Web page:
01-10-2011, 03:50 AM
Notorious B.I.G. Murder Case Reopened
Several new leads are being investigated…
07:43, Saturday, 8 January 2011
The investigation into Notorious B.I.G.'s death has been reopened.
A police source told CNN that the 13-year-old case was “reinvigorated” several months ago after new details on the murder came to light. A task force made up of Los Angeles Police Department detectives and FBI officers are looking at several new leads, the source confirmed.
Biggie Smalls’ mother’s lawyer said the family were "greatly pleased with any advancement" in the unsolved case. "Their number one concern has always been the resolution of the criminal investigation," he said.
A lawsuit filed by Biggie’s family in 2002 has been put on hold at the request of the LAPD, after they feared it would interfere with their new enquires.
The Hypnotize rapper was shot and killed while being driven away from a music industry party in Los Angeles in March 1997. No arrests were made but it’s thought the murder was due to the East Coast/West Coast rap feud and payback for Tupac’s murder six months earlier. Tupac was killed when a gunman opened fire on a car being driven by Death Row Records boss Suge Knight in Las Vegas in September 1996.
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01-10-2011, 03:51 AM
Los Angeles (CNN) -- A task force made up of local and federal law enforcement agencies is actively pursuing leads into the 1997 slaying of hip hop artist Christopher Wallace, better known as Biggie Smalls or Notorious B.I.G., according to two sources familiar with the investigation.
According to one law enforcement source, the investigation into the 13-year-old unsolved case was "reinvigorated" months ago as a result of new information, but the source would not elaborate further because of the ongoing investigation that includes the Los Angeles Police Department, L.A. County District Attorney's Office and the FBI.
On March 9, 1997, Wallace, 24, was shot and killed while riding in a Suburban that was driving away from a music industry party at the Petersen Automotive Museum in Los Angeles.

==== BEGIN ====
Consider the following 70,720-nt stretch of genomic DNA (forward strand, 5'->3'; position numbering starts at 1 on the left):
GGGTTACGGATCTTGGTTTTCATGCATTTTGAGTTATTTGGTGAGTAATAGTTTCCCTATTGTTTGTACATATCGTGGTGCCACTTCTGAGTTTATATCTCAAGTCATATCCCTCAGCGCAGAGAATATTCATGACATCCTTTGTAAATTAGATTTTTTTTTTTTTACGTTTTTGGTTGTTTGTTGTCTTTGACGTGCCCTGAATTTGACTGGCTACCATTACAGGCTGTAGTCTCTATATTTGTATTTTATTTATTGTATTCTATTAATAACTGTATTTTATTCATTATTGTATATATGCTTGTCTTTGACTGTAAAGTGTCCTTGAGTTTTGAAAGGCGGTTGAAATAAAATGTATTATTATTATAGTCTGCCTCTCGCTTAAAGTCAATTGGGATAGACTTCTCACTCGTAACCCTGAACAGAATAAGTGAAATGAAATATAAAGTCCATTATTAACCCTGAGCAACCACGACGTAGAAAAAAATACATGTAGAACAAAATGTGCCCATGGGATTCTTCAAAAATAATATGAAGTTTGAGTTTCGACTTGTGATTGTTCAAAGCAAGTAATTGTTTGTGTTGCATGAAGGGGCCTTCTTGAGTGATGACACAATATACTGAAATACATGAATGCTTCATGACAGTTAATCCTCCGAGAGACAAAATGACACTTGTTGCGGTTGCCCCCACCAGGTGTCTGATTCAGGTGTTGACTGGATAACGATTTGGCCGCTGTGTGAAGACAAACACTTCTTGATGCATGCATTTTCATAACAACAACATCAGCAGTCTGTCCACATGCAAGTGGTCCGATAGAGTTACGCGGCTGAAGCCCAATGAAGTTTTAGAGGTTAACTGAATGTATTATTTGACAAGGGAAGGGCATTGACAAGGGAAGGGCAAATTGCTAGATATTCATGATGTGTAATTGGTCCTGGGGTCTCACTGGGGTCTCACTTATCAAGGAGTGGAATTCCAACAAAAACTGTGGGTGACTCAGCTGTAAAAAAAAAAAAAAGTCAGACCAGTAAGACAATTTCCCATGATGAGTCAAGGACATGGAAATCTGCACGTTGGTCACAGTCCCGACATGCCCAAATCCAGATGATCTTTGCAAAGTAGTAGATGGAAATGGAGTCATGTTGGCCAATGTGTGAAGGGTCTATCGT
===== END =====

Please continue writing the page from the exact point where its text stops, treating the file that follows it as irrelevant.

Los Angeles police said a lone gunman in a Chevy Impala pulled alongside the Suburban and opened fire on Wallace, who was in the passenger seat. Witnesses described the suspect as being an African-American man wearing a suit and bow tie.
The main theory behind shooting was payback in a so-called rap war between East and West Coast hip hop artists and their record companies- Bad Boy Entertainment in New York, which represented Wallace, and Death Row Records, headed by Marion "Suge" Knight, in Los Angeles. Six months earlier in Las Vegas, a gunman opened fire on a car driven by Knight, killing one of his top artists Tupac Shakur.
That murder remains unsolved also.
"East Coast was Biggie, West Coast was Tupac," Wallace's mother Voletta Wallace told a filmmaker in the 2002 documentary "Biggie and Tupac."
"Come on now, you're messing with lives here and that's exactly what happened. Two lives were lost as a result of what? Stupidity?" Voletta Wallace told the filmmaker.
Retired Los Angeles Police Detective Russell Poole, who worked on the Wallace case, told CNN that he believes Knight was behind the murder, even though the Death Row Records' boss was serving time on a probation violation at the time.
"Suge Knight ordered the hit," Poole said, adding that he believes it was arranged by Reggie Wright Jr., who headed security for Death Row Records.
Reggie Wright Jr. told CNN he had nothing to do with the murder, and Knight has repeatedly said he had nothing to do with the crime. Poole said he retired early from the LAPD, in part, because he was thwarted in following leads in the Wallace case involving police officers, some of whom worked off-duty for Death Row Records.
"I think I was getting too close to the truth," Poole said. "I think they feared that the truth would be a scandal."
One of the officers Poole said was involved is David Mack, who was sent to prison for robbing a bank in 1997, the same year Wallace was killed.
Poole said Mack owned the same type of car driven by the gunman who shot Wallace, and Poole said a friend of Mack's resembles a police sketch of the shooter.
CNN was unable to reach Mack for comment, but when allegations of his involvement in Wallace' slaying originally surfaced more than a decade ago, his criminal defense attorney Donald Re called the claims ridiculous.
Poole also assisted Wallace's family in their wrongful death lawsuit against the Los Angeles Police Department alleging a cover-up in the investigation.
Los Angeles City Councilman Bernard Parks was the chief of police when Poole was investigating, and he told CNN the accusations about a police cover-up are "absurd."
"We would have never ignored a lead that could have helped us solve that murder," Parks said.
Perry Sanders, Voletta Wallace's attorney, told CNN the family's lawsuit, which was originally filed in 2002, was put on hold in April after Los Angeles police said turning over evidence from the case would interfere with a beefed up investigation.
Mack was released from federal prison on May 14.
05-08-2011, 01:16 PM
it seems that a forged fbi memo was instrumental in convincing pac that bad boy had something to do with his shooting...
05-08-2011, 01:19 PM
read LAbyrinth, awesome book.
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